The level of cross party support confirm that MEPs totally reject the claims that these amendments are intended to reduce consumer choice and undermine individual freedom. In particular, the Directive contains no provisions on Copyright Law enforcement, not does it refer, in any way, to the French Government's proposed enforcement agreement. MEPs will examine the detailed drafting of all amendments before the final approval by Parliament in September.
Malcolm Harbour MEP
08 July 2008"
Dear Mr Elles,As I've said before, though, Lilian Edwards has been reassured by Mr Harbour's assertion that amendments were not intended to lead to a 3 strikes mandate in member states.
Thank you for your response and the copy of Mr Harbour's views.
I would just point out that one of Mr Harbour's own proposed amendments to the telecom package would require national regulatory authorities to "oblige" telcos/ISPs (Internet service providers) "to distribute public interest information to existing and new subscribers when appropriate" warning about the infringement of copyright. Another of Mr Harbour's amendments requires national authorities to "promote cooperation" between ISPs and "services and the sectors interested in the protection and promotion of lawful content".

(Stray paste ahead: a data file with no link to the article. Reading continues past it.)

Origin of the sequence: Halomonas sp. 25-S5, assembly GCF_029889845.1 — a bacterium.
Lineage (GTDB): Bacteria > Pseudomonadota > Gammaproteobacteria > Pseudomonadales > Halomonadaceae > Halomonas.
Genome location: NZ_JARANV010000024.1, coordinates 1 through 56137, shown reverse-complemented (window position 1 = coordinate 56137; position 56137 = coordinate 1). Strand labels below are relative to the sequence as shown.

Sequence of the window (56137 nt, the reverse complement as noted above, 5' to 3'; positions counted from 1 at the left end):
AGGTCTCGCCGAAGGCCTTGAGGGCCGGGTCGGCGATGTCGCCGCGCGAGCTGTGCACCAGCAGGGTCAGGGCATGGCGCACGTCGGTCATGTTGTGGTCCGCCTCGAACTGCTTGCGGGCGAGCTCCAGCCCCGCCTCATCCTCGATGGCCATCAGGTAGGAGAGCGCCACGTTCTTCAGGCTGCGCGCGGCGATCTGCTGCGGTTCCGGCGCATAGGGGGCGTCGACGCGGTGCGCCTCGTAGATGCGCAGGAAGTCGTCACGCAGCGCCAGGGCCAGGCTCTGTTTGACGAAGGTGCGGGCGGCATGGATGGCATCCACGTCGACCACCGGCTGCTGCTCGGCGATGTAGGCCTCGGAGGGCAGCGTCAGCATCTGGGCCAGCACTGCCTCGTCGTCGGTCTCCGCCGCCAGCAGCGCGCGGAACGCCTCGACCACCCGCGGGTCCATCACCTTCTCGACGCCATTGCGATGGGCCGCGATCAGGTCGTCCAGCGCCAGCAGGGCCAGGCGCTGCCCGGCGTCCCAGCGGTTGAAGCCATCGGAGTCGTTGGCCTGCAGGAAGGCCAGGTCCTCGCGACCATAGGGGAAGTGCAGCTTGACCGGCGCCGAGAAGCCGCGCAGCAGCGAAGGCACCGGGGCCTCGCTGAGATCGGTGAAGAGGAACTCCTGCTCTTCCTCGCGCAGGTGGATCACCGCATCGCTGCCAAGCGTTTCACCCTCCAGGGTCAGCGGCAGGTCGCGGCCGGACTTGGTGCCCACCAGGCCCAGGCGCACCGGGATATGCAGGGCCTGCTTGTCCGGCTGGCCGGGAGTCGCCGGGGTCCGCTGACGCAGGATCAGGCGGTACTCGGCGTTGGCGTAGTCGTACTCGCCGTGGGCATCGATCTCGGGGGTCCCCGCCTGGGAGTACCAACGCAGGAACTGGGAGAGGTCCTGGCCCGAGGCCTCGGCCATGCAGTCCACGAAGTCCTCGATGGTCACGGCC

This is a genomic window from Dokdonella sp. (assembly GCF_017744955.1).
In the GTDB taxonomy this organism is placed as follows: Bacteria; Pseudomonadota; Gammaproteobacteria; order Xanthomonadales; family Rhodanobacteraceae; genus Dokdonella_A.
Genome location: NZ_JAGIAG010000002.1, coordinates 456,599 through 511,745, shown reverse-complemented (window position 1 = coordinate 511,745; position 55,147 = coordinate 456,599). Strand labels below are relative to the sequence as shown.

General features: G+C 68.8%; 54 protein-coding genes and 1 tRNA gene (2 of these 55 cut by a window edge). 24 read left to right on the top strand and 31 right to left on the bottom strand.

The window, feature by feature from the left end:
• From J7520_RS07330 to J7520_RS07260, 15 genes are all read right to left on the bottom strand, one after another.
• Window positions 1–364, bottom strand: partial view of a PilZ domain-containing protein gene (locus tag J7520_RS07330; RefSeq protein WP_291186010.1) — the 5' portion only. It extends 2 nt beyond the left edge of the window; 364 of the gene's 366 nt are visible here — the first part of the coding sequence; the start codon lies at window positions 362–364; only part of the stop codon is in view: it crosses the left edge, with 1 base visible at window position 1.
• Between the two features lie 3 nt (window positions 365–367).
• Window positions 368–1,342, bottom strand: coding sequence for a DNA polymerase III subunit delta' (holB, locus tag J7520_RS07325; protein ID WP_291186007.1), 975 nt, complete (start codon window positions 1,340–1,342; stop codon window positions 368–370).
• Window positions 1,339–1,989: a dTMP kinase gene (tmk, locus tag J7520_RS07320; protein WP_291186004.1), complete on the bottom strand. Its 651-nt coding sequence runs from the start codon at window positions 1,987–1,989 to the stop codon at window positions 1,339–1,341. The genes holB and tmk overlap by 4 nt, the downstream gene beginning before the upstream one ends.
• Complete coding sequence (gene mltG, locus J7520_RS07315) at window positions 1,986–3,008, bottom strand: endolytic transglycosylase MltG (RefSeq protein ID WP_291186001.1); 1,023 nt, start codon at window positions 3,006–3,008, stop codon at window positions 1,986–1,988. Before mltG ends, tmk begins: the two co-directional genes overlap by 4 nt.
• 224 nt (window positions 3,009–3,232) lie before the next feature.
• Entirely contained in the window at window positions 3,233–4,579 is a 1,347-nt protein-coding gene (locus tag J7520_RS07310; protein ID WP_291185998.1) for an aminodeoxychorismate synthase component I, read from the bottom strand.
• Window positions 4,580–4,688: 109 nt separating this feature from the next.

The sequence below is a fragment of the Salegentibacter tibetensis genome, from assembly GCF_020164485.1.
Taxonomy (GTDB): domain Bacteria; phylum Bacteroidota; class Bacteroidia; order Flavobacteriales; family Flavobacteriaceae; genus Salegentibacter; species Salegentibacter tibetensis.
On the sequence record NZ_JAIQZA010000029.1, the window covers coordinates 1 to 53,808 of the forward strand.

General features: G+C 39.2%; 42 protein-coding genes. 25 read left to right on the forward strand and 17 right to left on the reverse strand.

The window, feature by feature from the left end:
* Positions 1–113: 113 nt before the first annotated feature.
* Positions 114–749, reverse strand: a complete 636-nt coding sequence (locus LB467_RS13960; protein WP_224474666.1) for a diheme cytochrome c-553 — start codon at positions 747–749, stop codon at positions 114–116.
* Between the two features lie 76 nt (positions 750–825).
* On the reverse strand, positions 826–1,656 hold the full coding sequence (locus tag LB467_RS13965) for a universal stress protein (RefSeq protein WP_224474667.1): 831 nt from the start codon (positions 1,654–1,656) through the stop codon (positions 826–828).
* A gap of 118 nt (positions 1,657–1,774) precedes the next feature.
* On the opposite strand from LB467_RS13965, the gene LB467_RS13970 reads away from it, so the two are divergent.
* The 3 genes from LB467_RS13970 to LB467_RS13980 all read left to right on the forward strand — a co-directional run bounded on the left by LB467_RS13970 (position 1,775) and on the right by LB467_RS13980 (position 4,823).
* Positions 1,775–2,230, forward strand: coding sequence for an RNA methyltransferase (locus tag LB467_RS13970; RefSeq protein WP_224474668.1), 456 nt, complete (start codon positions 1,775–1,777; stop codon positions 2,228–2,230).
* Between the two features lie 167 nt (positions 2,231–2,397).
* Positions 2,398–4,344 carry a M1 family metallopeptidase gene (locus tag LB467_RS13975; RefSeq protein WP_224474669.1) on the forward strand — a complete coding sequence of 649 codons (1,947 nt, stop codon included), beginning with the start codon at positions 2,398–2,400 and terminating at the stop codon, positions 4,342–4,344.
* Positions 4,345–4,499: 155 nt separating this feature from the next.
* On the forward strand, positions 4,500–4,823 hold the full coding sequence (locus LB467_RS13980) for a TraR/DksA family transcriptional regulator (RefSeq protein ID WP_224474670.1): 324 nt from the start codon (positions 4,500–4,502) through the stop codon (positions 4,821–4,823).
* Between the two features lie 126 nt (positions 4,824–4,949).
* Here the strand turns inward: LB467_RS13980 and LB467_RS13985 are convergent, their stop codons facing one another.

In addition your colleague, Syed Kamal, has proposed an amendment which essentially says regulatory authorities should not mandate one digital rights management (DRM) technology at the expense of available market alternatives.
I'm sure Mr Harbour is sincere in his belief that "the Directive contains no provisions on Copyright Law enforcement" but it is quite difficult to see how copyright spam, mandated cooperation between ISPs and rights holders, and drm are not about copyright.
Thanks again for taking the time to read and respond to my correspondence.
In summary the responses from other MEPs were as follows:
Independent Ashley Mote is voting against the telcoms package. Nigel Farage of UKIP sees the EU as "inherently, irreformably and dangerously un-democratic and anti-democratic" and Andrew S Reed who responded on Mr Faragee's behalf is sure he shall vote as I would wish.
Cath Miller, Constituency Coordinator and Researcher for Caroline Lucas of the Green Party, produced the most comprehensive response as follows:
Thank you for your email about this week’s vote on the Telecom Universal Service Directive in the European Parliament’s Internal Market and Consumer Protection Committee. Caroline has asked me to respond on her behalf.
She does not sit on this committee but other members of the Green Group do, so have been working hard to ensure that any adopted text guarantees citizen’s rights. Greens tabled an amendment requiring ISPs to ensure that subscribers can send and receive any form of content. We do recognise that in some extreme circumstances it might be necessary for ISPs to take action to preserve the integrity and security of the networks, but argue that this provision must relate only to network management i.e restrictions intended to avoid degradation or slowing of traffic in networks.